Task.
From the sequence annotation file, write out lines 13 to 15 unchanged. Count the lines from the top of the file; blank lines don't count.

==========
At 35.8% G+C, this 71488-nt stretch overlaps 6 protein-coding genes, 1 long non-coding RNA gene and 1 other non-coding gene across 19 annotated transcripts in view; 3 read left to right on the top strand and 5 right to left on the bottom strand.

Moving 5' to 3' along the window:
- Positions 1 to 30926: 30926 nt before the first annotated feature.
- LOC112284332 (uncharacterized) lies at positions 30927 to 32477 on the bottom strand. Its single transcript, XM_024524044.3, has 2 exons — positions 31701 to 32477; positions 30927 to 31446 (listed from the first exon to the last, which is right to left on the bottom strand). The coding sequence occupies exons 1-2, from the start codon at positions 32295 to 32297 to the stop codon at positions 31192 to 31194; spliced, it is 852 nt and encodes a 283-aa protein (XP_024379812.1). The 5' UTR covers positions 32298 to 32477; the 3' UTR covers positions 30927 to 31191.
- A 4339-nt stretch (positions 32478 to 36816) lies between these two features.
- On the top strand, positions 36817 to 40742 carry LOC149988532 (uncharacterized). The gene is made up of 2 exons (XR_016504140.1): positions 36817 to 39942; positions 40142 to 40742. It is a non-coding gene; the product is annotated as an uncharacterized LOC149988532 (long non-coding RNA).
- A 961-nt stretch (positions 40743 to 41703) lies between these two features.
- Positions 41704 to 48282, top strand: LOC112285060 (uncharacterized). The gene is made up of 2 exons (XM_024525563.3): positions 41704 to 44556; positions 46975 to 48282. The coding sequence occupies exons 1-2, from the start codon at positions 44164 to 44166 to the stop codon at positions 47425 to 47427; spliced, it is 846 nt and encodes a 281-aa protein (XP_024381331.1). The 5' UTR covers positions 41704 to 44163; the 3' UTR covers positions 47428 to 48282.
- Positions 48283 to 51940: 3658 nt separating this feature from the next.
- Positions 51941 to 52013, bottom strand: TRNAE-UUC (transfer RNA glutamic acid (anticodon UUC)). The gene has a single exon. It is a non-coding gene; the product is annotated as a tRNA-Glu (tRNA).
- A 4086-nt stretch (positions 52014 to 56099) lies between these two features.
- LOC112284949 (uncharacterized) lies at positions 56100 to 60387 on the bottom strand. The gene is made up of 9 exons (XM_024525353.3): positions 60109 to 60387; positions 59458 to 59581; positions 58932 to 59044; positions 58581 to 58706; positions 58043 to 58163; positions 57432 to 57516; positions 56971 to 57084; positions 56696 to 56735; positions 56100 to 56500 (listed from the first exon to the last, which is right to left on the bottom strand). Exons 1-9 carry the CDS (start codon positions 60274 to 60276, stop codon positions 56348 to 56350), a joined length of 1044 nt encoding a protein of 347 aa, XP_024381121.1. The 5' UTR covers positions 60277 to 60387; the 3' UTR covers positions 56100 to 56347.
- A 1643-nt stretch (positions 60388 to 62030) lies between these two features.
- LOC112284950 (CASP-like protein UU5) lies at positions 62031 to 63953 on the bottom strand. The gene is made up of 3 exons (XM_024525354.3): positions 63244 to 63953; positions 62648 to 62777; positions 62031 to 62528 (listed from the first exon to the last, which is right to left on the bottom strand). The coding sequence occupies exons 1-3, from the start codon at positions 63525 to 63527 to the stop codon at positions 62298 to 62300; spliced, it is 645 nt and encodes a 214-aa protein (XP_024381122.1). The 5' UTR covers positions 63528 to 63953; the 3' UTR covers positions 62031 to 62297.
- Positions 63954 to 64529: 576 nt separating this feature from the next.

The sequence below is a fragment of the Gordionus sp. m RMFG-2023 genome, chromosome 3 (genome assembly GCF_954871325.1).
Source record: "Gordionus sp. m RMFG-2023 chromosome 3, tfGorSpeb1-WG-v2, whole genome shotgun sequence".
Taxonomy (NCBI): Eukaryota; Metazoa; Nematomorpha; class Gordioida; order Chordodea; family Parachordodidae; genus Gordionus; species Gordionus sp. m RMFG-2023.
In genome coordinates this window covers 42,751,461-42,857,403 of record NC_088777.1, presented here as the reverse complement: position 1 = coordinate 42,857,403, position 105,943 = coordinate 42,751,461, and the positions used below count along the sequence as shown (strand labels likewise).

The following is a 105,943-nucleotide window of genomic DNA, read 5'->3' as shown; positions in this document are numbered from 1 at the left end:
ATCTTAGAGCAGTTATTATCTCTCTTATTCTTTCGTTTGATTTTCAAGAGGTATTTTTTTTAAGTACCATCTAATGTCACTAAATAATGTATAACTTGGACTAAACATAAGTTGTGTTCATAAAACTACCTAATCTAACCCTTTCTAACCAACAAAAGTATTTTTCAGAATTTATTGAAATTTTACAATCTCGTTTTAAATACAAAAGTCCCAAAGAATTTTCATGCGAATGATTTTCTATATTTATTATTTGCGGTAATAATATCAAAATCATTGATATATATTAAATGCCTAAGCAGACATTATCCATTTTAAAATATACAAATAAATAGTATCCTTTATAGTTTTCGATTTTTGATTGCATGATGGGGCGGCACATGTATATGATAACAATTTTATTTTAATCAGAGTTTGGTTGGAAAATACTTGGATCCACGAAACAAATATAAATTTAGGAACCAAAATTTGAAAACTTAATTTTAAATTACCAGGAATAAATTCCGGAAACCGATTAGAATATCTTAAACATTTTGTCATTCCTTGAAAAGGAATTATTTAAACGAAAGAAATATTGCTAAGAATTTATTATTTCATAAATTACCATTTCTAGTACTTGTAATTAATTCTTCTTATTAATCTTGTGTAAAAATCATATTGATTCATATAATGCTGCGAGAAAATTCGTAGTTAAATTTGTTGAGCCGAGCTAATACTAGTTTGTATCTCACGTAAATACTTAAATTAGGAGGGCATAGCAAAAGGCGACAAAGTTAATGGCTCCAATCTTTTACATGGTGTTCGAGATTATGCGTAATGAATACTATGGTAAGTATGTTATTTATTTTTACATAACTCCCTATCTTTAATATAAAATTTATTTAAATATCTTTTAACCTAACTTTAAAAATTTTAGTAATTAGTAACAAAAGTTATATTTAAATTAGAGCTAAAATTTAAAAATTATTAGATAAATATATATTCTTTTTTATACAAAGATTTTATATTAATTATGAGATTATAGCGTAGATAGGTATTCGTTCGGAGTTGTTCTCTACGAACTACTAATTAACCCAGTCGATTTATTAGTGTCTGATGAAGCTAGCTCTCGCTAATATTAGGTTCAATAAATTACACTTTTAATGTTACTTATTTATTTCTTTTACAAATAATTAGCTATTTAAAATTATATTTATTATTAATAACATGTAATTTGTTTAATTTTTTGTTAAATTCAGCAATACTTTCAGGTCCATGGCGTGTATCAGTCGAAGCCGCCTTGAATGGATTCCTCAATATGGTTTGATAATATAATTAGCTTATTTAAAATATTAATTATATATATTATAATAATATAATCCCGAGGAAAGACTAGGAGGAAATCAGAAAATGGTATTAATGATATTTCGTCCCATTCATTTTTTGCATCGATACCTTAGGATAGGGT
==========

- A 1643-nt stretch (positions 60388 to 62030) lies between these two features.
- LOC112284950 (CASP-like protein UU5) lies at positions 62031 to 63953 on the bottom strand. The gene is made up of 3 exons (XM_024525354.3): positions 63244 to 63953; positions 62648 to 62777; positions 62031 to 62528 (listed from the first exon to the last, which is right to left on the bottom strand). The coding sequence occupies exons 1-3, from the start codon at positions 63525 to 63527 to the stop codon at positions 62298 to 62300; spliced, it is 645 nt and encodes a 214-aa protein (XP_024381122.1). The 5' UTR covers positions 63528 to 63953; the 3' UTR covers positions 62031 to 62297.
- Positions 63954 to 64529: 576 nt separating this feature from the next.